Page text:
Maybe he had mirrors on his fingers?

What drives me nuts about that last one is that I know for a fact that I wrote it in the first draft, which means it slid past me in at least twenty rereads.  Almost as bad was one I caught a few drafts ago, in which the same character was complaisant about a compliment.  No, dammit.  He was complacent.

I think I need to reread Adrian Room's Dictionary of Confusable Words.

And we won't even discuss the afternoon that shifted from rainy to sunny in the course of one page without anyone commenting on it.  Sigh...

I was so depressed I didn't have the gumption to print the story out for one more read.  But I will.  Sisyphus and I have our stones to roll.  Watch out below!

03 December 2011

Editorial Crimes

by Elizabeth Zelvin

In a recent talk to a group of mystery writers about editing, critique, and craft (“The End Is Just the Beginning”), I ruffled a few feathers among the professional editors present by indicating that I had had some negative experiences in this aspect of getting various manuscripts into print. I salute the many excellent substantive editors who can improve a manuscript’s structure, pace, and clarity, as well as those copy editors whom authors rightly credit with making their writing clean, crisp, and grammatical. I spent fifteen years as a damn good editor myself, back in the days when you could get a decent full-time job in a publishing house shepherding a work “from manuscript to bound book.” Unfortunately, there are exceptions.

I never edited fiction, so I never had to worry about that mysterious and essential ingredient in a damn fine story (please have patience with the “damns,” I’m going somewhere with them), voice. Everybody involved in publishing novels says how important voice is, but it’s remarkable how many seem not to recognize it when they see it or can’t trust the author enough to leave it alone. In a third-person narrative, the authorial voice can be distinctive; in first person, it’s even more crucial. Some crime fiction writers are masters at varying their voice. Ruth Rendell is one: her Inspector Wexford novels sound completely different from the psychological suspense standalones she writes as Barbara Vine. Other successful and popular writers have a voice that works and that readers love, but it seems to be the only voice they have. To my ear, Robert B. Parker’s Sunny Randall sounds exactly like his Spenser.

I am both fond of and grateful to the editor who worked on my forthcoming Death Will Extend Your Vacation, third in the series featuring recovering alcoholic Bruce Kohler. My first-person protagonist is a streetwise New Yorker with a smart mouth and a not too well concealed heart of gold. He used the word “damn” half a dozen times in the course of the book in constructions analogous to the “damn good editor” and “damn fine story” above. My editor, bless her heart, is a lady, and one who knows her grammar. She added “-ed” to every “damn” that Bruce uttered. Bless her even more for not giving me a hard time when I deleted the “-ed” throughout, explaining that Bruce would never have said “a damned fine wake” or “damned insulting questions,” not to mention “damned yellow tape,” “damned boat,” or “whatever damned thing she wants to say,” not in a million years. Being a New Yorker with a smart mouth myself, neither would I. Dr. John Watson, yes. Amelia Peabody, yes. But not me and Bruce (and no, please respect my voice and don’t make that “Bruce and I”).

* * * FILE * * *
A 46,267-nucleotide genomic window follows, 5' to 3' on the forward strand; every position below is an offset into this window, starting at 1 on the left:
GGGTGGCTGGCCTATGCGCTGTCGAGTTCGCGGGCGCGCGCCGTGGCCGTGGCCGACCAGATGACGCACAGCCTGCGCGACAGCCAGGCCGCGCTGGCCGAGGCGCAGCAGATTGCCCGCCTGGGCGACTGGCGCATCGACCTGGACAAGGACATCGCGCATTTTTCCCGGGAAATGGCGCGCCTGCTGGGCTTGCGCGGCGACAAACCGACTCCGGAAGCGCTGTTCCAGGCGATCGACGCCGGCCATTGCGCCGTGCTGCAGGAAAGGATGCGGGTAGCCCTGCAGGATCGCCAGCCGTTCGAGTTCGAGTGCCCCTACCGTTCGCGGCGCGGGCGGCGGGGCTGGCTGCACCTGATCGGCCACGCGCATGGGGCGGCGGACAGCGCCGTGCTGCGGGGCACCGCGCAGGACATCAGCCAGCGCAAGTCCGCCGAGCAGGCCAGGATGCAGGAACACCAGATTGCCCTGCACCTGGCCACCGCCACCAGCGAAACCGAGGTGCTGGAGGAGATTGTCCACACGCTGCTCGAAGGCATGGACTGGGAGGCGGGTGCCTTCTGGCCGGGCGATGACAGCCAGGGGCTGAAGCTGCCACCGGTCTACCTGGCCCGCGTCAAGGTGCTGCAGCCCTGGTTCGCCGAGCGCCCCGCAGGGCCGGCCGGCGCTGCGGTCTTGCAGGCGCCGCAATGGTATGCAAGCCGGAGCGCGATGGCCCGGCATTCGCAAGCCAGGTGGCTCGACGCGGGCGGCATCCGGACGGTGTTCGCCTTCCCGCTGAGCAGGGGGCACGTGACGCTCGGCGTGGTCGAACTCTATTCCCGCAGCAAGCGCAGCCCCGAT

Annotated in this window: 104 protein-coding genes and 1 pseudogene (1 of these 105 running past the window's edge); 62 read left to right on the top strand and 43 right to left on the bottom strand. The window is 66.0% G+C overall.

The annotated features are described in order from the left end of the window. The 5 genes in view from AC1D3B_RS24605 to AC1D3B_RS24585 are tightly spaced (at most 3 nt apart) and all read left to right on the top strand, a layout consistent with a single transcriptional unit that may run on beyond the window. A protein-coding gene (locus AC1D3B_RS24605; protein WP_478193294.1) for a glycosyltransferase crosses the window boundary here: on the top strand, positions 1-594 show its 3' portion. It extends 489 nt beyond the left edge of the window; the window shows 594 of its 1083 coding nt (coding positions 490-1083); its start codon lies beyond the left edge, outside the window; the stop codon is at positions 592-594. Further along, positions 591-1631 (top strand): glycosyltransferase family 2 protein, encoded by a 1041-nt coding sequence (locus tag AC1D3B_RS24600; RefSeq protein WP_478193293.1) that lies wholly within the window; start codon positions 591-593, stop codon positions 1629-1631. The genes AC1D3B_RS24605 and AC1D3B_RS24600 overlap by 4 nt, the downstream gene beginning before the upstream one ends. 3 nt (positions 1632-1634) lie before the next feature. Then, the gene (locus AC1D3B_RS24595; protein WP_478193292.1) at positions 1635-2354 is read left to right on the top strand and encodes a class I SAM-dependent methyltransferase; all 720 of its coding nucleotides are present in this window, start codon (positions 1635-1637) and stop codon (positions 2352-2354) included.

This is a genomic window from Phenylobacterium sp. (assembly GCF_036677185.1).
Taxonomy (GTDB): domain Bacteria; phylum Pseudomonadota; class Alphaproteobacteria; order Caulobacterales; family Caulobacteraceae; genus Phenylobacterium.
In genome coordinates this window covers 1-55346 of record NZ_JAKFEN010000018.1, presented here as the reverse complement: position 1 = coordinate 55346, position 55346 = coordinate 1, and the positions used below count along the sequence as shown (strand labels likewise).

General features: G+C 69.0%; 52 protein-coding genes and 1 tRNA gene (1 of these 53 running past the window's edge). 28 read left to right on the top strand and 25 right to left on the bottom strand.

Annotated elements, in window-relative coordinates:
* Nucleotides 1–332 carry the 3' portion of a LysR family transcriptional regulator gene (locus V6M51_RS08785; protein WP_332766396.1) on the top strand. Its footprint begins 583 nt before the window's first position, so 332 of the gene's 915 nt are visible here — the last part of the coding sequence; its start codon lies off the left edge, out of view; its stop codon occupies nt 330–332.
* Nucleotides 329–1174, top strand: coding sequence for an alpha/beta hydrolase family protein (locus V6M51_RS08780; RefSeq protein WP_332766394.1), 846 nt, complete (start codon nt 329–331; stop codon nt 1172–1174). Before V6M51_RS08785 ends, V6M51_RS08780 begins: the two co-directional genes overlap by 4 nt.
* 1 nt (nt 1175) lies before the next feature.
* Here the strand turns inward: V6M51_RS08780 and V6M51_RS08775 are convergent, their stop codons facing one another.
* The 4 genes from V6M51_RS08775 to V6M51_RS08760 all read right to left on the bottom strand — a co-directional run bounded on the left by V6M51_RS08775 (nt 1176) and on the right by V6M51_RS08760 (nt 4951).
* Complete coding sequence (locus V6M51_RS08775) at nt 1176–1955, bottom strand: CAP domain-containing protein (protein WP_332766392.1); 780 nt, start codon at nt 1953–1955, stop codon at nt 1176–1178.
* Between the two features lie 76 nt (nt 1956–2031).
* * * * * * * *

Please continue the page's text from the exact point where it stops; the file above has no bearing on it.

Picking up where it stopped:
Luckily, I was able to persuade the editor of an earlier Bruce story not to insist on making Bruce say “not sufficiently far” for “not far enough” and “an alcoholic such as I” for “an alcoholic like me.” I can laugh about these distortions of my character’s voice when I catch them in time. What makes me nuts is when they’re inserted after I’ve signed off on the manuscript (after correcting galleys, in particular), so that I don’t discover them until I see the book in print. There were two in my last novel, Death Will Help You Leave Him, that still make me squirm in embarrassment. I’d rather attribute them to the final proofreader than to the editor who I wish had checked her work and consulted me if she wasn’t sure. She did email me when the proofreader asked if I really meant a night security guard on Wall Street to ask my characters to “state your name and who you got the apperntment with.” (“Did you mean ‘appointment’?” “No,” I write back, grinding my teeth and glad we’re not Skyping, “it’s what used to be called Brooklynese.”) Maybe the editor is simply too young. I suspect the issue was sense of humor with one I didn’t catch because she didn’t ask me. It involved a character I’d described on page 34 as follows:

Vinnie frowned. His bushy black eyebrows almost met above a massive beak of a nose. I doubted even a broad smile would make more than a centimeter of breathing room in the middle.

Much later in the book, Bruce and his sidekick Barbara are reviewing possible witnesses and suspects.

“We haven’t talked to his friend Vinnie—the nice one from the funeral,” Barbara said.
“I don’t think he was no nice,” I objected. “I didn’t like his eyebrow.” I waggled mine like Groucho Marx.

Guess what appears on page 191 of the printed book. Yep, “eyebrows.” They went and tromped on my joke.

My final example, from the same book, involves an error, also introduced in the final post-galley proofreading, that in striving for grammar makes a hash of meaning. Instead of describing it, I offer the two versions—the first as submitted and passed through several stages of editing with my approval, the second in print. Let’s see if you can spot what’s wrong.